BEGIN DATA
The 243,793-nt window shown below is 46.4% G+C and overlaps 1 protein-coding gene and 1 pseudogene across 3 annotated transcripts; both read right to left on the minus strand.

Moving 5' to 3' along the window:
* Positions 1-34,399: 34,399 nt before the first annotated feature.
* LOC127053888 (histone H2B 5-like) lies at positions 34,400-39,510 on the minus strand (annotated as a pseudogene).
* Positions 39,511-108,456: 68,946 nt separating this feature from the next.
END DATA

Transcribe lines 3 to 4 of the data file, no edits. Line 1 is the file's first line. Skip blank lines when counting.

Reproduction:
* Positions 1-34,399: 34,399 nt before the first annotated feature.
* LOC127053888 (histone H2B 5-like) lies at positions 34,400-39,510 on the minus strand (annotated as a pseudogene).